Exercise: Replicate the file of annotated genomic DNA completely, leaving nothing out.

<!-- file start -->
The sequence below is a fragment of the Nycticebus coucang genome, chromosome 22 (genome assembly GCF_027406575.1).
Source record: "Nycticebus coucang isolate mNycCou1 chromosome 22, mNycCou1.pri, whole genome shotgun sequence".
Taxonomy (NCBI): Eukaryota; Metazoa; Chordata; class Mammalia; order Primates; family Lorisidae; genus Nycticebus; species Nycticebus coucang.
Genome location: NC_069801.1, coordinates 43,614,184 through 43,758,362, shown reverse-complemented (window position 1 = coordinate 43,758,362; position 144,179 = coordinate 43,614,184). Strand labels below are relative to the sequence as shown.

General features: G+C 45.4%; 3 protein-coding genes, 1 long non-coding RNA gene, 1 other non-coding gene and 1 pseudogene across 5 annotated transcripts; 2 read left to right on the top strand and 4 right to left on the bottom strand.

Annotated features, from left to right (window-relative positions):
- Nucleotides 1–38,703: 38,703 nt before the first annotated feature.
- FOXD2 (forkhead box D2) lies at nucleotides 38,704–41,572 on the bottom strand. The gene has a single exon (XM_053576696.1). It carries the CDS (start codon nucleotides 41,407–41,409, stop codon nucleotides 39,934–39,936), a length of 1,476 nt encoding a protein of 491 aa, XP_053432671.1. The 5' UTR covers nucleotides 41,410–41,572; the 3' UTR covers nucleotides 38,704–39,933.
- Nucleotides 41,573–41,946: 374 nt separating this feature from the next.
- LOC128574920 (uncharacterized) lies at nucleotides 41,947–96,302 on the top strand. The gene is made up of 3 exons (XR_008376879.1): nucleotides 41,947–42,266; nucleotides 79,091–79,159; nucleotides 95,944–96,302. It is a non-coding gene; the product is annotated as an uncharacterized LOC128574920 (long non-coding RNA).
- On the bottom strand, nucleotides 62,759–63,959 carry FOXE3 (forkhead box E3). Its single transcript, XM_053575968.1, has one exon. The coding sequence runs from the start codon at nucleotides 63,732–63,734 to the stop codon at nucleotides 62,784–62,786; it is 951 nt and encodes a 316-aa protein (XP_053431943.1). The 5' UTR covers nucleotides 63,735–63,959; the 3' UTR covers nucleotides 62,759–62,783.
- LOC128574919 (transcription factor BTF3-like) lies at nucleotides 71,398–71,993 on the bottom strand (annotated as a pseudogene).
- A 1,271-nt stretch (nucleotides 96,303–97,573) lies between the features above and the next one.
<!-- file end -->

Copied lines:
The sequence below is a fragment of the Nycticebus coucang genome, chromosome 22 (genome assembly GCF_027406575.1).
Source record: "Nycticebus coucang isolate mNycCou1 chromosome 22, mNycCou1.pri, whole genome shotgun sequence".
Taxonomy (NCBI): Eukaryota; Metazoa; Chordata; class Mammalia; order Primates; family Lorisidae; genus Nycticebus; species Nycticebus coucang.
Genome location: NC_069801.1, coordinates 43,614,184 through 43,758,362, shown reverse-complemented (window position 1 = coordinate 43,758,362; position 144,179 = coordinate 43,614,184). Strand labels below are relative to the sequence as shown.

General features: G+C 45.4%; 3 protein-coding genes, 1 long non-coding RNA gene, 1 other non-coding gene and 1 pseudogene across 5 annotated transcripts; 2 read left to right on the top strand and 4 right to left on the bottom strand.

Annotated features, from left to right (window-relative positions):
- Nucleotides 1–38,703: 38,703 nt before the first annotated feature.
- FOXD2 (forkhead box D2) lies at nucleotides 38,704–41,572 on the bottom strand. The gene has a single exon (XM_053576696.1). It carries the CDS (start codon nucleotides 41,407–41,409, stop codon nucleotides 39,934–39,936), a length of 1,476 nt encoding a protein of 491 aa, XP_053432671.1. The 5' UTR covers nucleotides 41,410–41,572; the 3' UTR covers nucleotides 38,704–39,933.
- Nucleotides 41,573–41,946: 374 nt separating this feature from the next.
- LOC128574920 (uncharacterized) lies at nucleotides 41,947–96,302 on the top strand. The gene is made up of 3 exons (XR_008376879.1): nucleotides 41,947–42,266; nucleotides 79,091–79,159; nucleotides 95,944–96,302. It is a non-coding gene; the product is annotated as an uncharacterized LOC128574920 (long non-coding RNA).
- On the bottom strand, nucleotides 62,759–63,959 carry FOXE3 (forkhead box E3). Its single transcript, XM_053575968.1, has one exon. The coding sequence runs from the start codon at nucleotides 63,732–63,734 to the stop codon at nucleotides 62,784–62,786; it is 951 nt and encodes a 316-aa protein (XP_053431943.1). The 5' UTR covers nucleotides 63,735–63,959; the 3' UTR covers nucleotides 62,759–62,783.
- LOC128574919 (transcription factor BTF3-like) lies at nucleotides 71,398–71,993 on the bottom strand (annotated as a pseudogene).
- A 1,271-nt stretch (nucleotides 96,303–97,573) lies between the features above and the next one.